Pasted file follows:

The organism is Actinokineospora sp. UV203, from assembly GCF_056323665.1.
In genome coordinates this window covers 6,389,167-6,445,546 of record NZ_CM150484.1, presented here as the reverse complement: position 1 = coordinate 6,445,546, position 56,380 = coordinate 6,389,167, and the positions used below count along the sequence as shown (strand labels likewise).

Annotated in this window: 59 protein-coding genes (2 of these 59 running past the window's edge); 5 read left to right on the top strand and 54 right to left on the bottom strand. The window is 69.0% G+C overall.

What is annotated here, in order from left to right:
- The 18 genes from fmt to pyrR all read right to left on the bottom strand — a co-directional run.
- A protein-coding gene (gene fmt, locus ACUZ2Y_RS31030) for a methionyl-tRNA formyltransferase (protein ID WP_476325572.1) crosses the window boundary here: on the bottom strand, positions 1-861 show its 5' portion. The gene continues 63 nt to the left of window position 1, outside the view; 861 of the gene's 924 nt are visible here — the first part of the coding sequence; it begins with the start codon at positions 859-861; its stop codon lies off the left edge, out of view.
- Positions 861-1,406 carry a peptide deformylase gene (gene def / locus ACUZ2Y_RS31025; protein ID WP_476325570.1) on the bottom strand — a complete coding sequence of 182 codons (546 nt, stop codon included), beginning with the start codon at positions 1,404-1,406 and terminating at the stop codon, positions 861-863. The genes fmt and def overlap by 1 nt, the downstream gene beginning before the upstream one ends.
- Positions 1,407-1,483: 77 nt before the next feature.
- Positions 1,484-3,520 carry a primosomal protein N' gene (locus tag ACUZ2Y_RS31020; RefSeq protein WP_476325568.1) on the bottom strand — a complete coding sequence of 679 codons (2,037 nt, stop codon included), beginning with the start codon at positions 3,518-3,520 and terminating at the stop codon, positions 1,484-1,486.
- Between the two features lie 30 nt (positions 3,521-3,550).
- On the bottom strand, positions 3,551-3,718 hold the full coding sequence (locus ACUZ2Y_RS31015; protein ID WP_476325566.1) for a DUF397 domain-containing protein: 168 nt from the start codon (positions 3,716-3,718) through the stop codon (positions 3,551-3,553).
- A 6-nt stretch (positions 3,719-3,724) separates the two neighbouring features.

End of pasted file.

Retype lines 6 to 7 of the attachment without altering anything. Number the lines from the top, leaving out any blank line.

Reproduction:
- A protein-coding gene (gene fmt, locus ACUZ2Y_RS31030) for a methionyl-tRNA formyltransferase (protein ID WP_476325572.1) crosses the window boundary here: on the bottom strand, positions 1-861 show its 5' portion. The gene continues 63 nt to the left of window position 1, outside the view; 861 of the gene's 924 nt are visible here — the first part of the coding sequence; it begins with the start codon at positions 859-861; its stop codon lies off the left edge, out of view.
- Positions 861-1,406 carry a peptide deformylase gene (gene def / locus ACUZ2Y_RS31025; protein ID WP_476325570.1) on the bottom strand — a complete coding sequence of 182 codons (546 nt, stop codon included), beginning with the start codon at positions 1,404-1,406 and terminating at the stop codon, positions 861-863. The genes fmt and def overlap by 1 nt, the downstream gene beginning before the upstream one ends.